Jeff Coffin assembled a stunning array of guest musicians to join him and his Mu'tet in the studio, and they have just released their newest album, entitled Bloom. It's always a treat to hear Coffin show off his incredible talents on the sax, and this album is a perfect showcase of his ever-evolving, original concept of how one goes about playing the saxophone. The Mu'tet, at least for this album, seems to be a core unit of Jeff Sipe on drums and percussion, Pat Bergeson on guitar, and Derek Philip Jones on bass, with Futureman and Victor Wooten of the Flecktones both sitting in on a number of tracks, as well as Bela Fleck himself. DJ Logic is featured on many tracks as well. This eclectic crew has really given the album a feeling all its own.
Beginning our journey is the tune they usually start the live set off with, "Move Your Rug," a tribute to the late, great Otha Turner. The fife used on the song is actually one Coffin purchased from Turner after a show for $50. Continuing with the N'awlins theme is "Better Do Your Thing," a funky, almost marching-band like tune with a very strong horn section including Roy Agee, Rahsaan and Roland Barber, Joe Murphy, and of course, Coffin himself. Mr. Johnny Neel takes care of the soulful lead vocals and keys.
"My Dog Chunks" has Coffin playing his sax thru a Q-Tron envelope filter, the same type Jerry Garcia used, which gives it a mesmerizing effect. This song captivates you with a mellow, subtle hook. "The Mad Hatter Rides Again" brings us back to the N'awlins funk theme dominant on this album. It's a bright, fun tune featuring DJ Logic on turntables. The title track "Bloom" is a joyous tune featuring the W.O. Smith Community Music School Choir, comprised of New Orleans youth. There is a fantastic piano solo by Tyler Wood, followed by a banjo solo from the amazing Bela Fleck, but it's really the kids who steal the show here. Their voices are perfect for this track, and they sound great mixed in with Bela's banjo.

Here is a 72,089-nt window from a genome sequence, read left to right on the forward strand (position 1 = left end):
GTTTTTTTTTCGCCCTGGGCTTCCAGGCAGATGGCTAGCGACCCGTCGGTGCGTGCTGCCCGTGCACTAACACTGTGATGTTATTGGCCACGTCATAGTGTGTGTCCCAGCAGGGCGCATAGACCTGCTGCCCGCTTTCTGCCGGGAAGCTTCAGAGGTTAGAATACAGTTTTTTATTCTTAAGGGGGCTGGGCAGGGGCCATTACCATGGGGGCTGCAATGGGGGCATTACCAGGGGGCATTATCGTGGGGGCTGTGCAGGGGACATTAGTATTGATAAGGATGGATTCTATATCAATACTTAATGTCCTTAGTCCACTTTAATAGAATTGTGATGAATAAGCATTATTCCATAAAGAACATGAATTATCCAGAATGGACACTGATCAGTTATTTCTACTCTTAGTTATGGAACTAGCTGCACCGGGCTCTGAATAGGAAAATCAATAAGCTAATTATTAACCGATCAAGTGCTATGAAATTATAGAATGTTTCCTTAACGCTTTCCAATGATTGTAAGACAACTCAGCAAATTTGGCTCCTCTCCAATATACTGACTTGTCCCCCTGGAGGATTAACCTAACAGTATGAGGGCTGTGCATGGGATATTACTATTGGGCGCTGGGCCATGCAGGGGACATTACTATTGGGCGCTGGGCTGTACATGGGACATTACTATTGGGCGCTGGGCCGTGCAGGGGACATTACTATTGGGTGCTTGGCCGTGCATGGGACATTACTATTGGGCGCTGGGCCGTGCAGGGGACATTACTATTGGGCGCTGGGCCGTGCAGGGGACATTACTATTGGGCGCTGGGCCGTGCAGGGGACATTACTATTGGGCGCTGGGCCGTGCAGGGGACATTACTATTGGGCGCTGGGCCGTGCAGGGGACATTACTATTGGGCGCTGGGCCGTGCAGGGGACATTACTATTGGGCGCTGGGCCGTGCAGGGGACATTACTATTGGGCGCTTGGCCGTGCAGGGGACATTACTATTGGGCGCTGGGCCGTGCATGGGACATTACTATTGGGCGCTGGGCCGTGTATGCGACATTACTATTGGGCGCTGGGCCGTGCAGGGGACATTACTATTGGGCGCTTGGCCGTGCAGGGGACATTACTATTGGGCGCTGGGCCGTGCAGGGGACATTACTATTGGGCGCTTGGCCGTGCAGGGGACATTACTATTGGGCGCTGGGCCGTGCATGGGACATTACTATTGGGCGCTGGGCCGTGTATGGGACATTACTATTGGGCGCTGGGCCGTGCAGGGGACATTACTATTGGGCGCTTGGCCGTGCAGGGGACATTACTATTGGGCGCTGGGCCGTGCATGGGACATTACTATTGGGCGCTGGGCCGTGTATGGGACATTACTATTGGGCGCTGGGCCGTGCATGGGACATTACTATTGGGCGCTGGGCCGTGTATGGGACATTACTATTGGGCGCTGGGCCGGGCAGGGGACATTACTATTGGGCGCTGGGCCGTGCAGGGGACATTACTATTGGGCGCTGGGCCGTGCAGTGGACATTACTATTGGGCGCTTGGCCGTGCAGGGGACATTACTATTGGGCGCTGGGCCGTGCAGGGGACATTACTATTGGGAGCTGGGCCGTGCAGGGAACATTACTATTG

There are too many great songs on this album to go over each one in detail. Coffin's influences are all over the spectrum, ranging from Wayne Shorter to Bill Frisell and back to the funk of James Brown. Every tune seems to have its own distinct personality, making this an enjoyable listen all the way through. It's interesting to hear Coffin making his own music, and I think he will continue to prove himself to be a strong leader in his own right.
JamBase | Boston
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